Maya is a woman possessed, acting brashly on intuition over the course of eight years. Her slight frame and long red hair are out of place in rooms full of men clad in black suits and ties. Her voice, at a higher register than those of her male counterparts, is jarring when directed toward a bound man. In boardrooms and offices, she leans forward, face stony, refusing to be cowed by a director’s temper tantrum. She introduces herself to the Director (James Gandolfini) as “the motherfucker who found him,” without a hint of a smile. She faces off against the CIA’s top agent, Joseph Bradley (Kyle Chandler, a.k.a. Coach Taylor), threatening his job if she doesn’t get what she wants. In short, this woman has more balls than anybody else in the room. She, like The Hurt Locker’s William, risks life, limb, and sanity to ensure no more lives are lost.
Chastain’s performance is nothing short of brilliant (and very worthy of her Best Actress nomination). Her face, a hard mask of determination, features delicate but sharp, barely betrays her sorrow when colleagues die, her fear (short-lived though it is) when bullets riddle her bulletproof car, her anxiety when she sends a company of men to kill someone for her. She’s a force of nature trapped behind a desk. Chastain herself, who seemed to pop out of the woodwork last year with her Oscar-nominated performance in Terence Malick’s Tree of Life, is a force to be reckoned with.
Boal’s screenplay is ingenious; Zero Dark Thirty marks the third two-and-a-half-hour movie I have seen in theaters this week, and of all of them, it is the most compelling throughout (I’ll let you figure out which were the other two). Dialogue is simple, though the characters throw around terms that don’t make immediate sense to laypeople. Characters are simple, static; generally with a film about a female protagonist, there’s a subplot involving romance. There is no romance here, only determination. The climactic raid of the Abbottabad compound, including a black ops helicopter crash and subsequent explosion, is so tense I had to remind myself to breathe, even though we all know how the story ends.
Bigelow, who won Best Director despite ex-husband James Cameron’s best efforts in 2010, is the only woman in Hollywood making war movies. Noted asshole Bret Easton Ellis claimed on Twitter recently that she’s only an interesting filmmaker because she’s a hot woman. I disrespectfully disagree with his assessment. Bigelow is an interesting filmmaker because of her talent and perspective. Certainly, she’s beaten a path through the Hollywood boys’ club and been the first female to win the Best Director Oscar. These things are notable wholly because of her gender. More important, though, is the fact that she continues to produce work that amazes us with its artful tension, nuance, and complexity. In this sense, you may feel, watching Maya face off against the men in suits, barreling a hundred miles an hour toward a seemingly impossible goal, that you’re getting a glimpse at Bigelow’s own struggles.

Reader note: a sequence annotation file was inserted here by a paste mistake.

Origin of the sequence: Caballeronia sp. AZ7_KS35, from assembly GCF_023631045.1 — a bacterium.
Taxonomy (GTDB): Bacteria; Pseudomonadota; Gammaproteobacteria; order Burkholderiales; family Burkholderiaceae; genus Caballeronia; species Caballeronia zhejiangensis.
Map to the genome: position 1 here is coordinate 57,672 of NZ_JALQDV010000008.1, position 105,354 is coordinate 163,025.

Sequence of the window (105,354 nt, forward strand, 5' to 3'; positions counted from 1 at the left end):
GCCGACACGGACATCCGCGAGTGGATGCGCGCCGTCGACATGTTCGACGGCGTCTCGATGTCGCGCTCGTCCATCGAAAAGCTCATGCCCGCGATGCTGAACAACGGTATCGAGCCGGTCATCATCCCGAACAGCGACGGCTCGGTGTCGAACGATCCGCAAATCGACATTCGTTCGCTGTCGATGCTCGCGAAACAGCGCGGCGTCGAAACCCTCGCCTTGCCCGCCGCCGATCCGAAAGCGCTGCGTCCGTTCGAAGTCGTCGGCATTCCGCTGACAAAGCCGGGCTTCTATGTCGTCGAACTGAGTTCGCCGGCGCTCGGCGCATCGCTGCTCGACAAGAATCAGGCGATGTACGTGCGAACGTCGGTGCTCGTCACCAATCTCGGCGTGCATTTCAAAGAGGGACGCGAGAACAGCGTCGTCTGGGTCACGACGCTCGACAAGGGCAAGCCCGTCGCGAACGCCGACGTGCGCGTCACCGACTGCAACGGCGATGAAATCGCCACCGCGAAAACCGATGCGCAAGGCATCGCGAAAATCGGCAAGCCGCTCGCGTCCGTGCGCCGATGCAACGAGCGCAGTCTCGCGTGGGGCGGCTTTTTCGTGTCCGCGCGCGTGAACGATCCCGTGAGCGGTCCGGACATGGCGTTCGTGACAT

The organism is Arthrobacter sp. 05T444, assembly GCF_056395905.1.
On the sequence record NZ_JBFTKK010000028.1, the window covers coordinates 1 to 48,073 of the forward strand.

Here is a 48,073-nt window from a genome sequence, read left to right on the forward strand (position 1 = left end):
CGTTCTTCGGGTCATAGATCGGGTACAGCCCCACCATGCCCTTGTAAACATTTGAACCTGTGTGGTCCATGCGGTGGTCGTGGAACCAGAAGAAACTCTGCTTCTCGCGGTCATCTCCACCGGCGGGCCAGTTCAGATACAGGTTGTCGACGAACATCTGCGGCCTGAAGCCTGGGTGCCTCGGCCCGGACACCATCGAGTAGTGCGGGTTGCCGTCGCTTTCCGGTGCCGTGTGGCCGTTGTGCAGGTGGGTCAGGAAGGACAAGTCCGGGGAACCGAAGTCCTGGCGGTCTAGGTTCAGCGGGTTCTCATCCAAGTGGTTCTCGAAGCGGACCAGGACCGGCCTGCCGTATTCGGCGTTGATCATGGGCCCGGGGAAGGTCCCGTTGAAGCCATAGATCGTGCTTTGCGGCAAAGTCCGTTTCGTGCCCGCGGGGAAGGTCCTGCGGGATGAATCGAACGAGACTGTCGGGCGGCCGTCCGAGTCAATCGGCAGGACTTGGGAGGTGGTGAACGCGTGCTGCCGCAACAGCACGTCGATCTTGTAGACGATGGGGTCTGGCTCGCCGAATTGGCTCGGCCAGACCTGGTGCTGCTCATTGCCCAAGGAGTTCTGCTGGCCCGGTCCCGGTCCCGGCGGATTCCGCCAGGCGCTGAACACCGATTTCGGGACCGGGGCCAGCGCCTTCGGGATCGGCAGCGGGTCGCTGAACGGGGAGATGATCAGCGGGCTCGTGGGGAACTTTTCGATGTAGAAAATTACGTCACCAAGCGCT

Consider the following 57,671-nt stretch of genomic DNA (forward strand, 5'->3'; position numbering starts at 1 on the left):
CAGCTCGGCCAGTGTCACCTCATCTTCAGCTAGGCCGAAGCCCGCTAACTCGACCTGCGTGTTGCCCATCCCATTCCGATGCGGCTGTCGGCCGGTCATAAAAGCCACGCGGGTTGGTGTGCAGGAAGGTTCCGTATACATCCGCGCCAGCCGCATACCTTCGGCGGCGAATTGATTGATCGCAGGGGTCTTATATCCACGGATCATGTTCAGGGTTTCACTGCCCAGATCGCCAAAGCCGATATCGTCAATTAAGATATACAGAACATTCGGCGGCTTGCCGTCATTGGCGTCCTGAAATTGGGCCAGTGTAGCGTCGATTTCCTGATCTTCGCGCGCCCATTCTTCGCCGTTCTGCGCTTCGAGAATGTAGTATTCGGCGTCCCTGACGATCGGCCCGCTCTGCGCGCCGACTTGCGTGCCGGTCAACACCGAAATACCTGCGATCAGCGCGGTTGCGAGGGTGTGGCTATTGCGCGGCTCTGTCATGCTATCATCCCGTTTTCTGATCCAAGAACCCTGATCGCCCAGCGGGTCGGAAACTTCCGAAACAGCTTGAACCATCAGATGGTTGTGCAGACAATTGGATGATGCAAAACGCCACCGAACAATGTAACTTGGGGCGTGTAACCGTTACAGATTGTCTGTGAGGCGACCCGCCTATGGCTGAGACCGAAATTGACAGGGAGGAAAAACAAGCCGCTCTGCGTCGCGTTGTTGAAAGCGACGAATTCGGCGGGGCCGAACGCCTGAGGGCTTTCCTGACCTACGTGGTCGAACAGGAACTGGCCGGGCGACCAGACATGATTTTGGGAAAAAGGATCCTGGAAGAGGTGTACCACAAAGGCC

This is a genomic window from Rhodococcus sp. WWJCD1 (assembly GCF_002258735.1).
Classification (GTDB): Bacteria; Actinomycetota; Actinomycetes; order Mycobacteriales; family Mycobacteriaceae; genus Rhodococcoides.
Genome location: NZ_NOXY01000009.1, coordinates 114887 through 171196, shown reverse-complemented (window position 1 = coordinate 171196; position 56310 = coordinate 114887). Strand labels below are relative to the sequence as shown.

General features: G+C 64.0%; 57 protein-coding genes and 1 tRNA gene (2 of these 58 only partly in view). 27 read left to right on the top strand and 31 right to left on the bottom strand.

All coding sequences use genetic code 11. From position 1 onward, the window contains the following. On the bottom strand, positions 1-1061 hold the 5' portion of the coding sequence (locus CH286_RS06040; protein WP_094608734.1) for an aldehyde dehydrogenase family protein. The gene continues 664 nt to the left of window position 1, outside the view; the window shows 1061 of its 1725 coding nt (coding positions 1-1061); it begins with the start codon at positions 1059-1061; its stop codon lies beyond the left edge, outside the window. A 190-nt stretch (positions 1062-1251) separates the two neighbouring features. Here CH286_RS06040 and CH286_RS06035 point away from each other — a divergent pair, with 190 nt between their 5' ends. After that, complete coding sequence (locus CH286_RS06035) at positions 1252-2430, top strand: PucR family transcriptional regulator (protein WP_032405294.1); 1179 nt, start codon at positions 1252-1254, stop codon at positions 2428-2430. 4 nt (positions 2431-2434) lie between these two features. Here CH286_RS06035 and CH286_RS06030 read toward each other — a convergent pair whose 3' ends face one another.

I am almost always the sole unaccompanied woman in theaters for horror and war films. This isn’t because I’m trying to be part of the boys’ club, but because I actually love film. It’s clear to anyone watching that Bigelow does, too – and her films are different from those of many of her (male) counterparts in that there is no glamour here.
War is hell. Bigelow’s perspective, her focus on lonely, purposeful characters in the midst of chaos and violence, portrays this more eloquently than most of her colleagues could hope for. In the final shots of Zero Dark Thirty, a pilot tells Maya she must be pretty important, and then asks her where she wants to go. Her mask shatters, and for the first time we see her as a person, a human being who’s done and seen nightmarish things, whose only sense of purpose is now gone – and whose triumph actually looks a lot like defeat.